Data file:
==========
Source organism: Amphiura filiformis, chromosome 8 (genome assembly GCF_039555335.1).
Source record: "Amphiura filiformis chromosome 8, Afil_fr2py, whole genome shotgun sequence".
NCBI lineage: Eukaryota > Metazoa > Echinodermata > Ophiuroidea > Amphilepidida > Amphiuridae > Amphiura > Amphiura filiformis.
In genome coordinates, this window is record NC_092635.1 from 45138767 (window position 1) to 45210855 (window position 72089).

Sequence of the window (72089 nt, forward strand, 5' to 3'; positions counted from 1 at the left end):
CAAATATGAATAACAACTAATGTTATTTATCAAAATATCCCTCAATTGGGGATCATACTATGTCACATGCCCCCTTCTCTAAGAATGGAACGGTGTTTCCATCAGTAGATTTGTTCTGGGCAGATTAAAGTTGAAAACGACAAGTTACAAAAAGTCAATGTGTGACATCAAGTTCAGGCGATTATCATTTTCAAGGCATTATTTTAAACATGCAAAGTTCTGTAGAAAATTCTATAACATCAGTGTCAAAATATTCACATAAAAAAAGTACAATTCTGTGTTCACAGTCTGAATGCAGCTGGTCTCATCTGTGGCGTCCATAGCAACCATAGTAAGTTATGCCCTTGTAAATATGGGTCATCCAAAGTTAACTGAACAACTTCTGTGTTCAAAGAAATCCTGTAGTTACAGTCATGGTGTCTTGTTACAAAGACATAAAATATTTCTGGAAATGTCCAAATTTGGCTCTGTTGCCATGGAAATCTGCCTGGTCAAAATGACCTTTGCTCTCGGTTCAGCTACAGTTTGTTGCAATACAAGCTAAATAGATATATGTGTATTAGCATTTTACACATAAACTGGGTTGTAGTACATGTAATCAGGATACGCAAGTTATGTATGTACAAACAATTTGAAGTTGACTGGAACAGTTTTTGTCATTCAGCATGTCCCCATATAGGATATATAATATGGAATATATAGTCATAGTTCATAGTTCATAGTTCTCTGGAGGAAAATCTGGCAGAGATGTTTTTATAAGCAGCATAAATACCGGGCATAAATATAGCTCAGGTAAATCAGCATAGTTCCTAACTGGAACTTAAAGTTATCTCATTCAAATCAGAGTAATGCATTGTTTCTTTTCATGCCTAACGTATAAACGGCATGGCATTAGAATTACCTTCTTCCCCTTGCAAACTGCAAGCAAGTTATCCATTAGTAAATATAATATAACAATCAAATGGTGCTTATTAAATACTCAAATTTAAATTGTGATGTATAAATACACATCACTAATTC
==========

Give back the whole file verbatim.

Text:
Source organism: Amphiura filiformis, chromosome 8 (genome assembly GCF_039555335.1).
Source record: "Amphiura filiformis chromosome 8, Afil_fr2py, whole genome shotgun sequence".
NCBI lineage: Eukaryota > Metazoa > Echinodermata > Ophiuroidea > Amphilepidida > Amphiuridae > Amphiura > Amphiura filiformis.
In genome coordinates, this window is record NC_092635.1 from 45138767 (window position 1) to 45210855 (window position 72089).

Sequence of the window (72089 nt, forward strand, 5' to 3'; positions counted from 1 at the left end):
CAAATATGAATAACAACTAATGTTATTTATCAAAATATCCCTCAATTGGGGATCATACTATGTCACATGCCCCCTTCTCTAAGAATGGAACGGTGTTTCCATCAGTAGATTTGTTCTGGGCAGATTAAAGTTGAAAACGACAAGTTACAAAAAGTCAATGTGTGACATCAAGTTCAGGCGATTATCATTTTCAAGGCATTATTTTAAACATGCAAAGTTCTGTAGAAAATTCTATAACATCAGTGTCAAAATATTCACATAAAAAAAGTACAATTCTGTGTTCACAGTCTGAATGCAGCTGGTCTCATCTGTGGCGTCCATAGCAACCATAGTAAGTTATGCCCTTGTAAATATGGGTCATCCAAAGTTAACTGAACAACTTCTGTGTTCAAAGAAATCCTGTAGTTACAGTCATGGTGTCTTGTTACAAAGACATAAAATATTTCTGGAAATGTCCAAATTTGGCTCTGTTGCCATGGAAATCTGCCTGGTCAAAATGACCTTTGCTCTCGGTTCAGCTACAGTTTGTTGCAATACAAGCTAAATAGATATATGTGTATTAGCATTTTACACATAAACTGGGTTGTAGTACATGTAATCAGGATACGCAAGTTATGTATGTACAAACAATTTGAAGTTGACTGGAACAGTTTTTGTCATTCAGCATGTCCCCATATAGGATATATAATATGGAATATATAGTCATAGTTCATAGTTCATAGTTCTCTGGAGGAAAATCTGGCAGAGATGTTTTTATAAGCAGCATAAATACCGGGCATAAATATAGCTCAGGTAAATCAGCATAGTTCCTAACTGGAACTTAAAGTTATCTCATTCAAATCAGAGTAATGCATTGTTTCTTTTCATGCCTAACGTATAAACGGCATGGCATTAGAATTACCTTCTTCCCCTTGCAAACTGCAAGCAAGTTATCCATTAGTAAATATAATATAACAATCAAATGGTGCTTATTAAATACTCAAATTTAAATTGTGATGTATAAATACACATCACTAATTC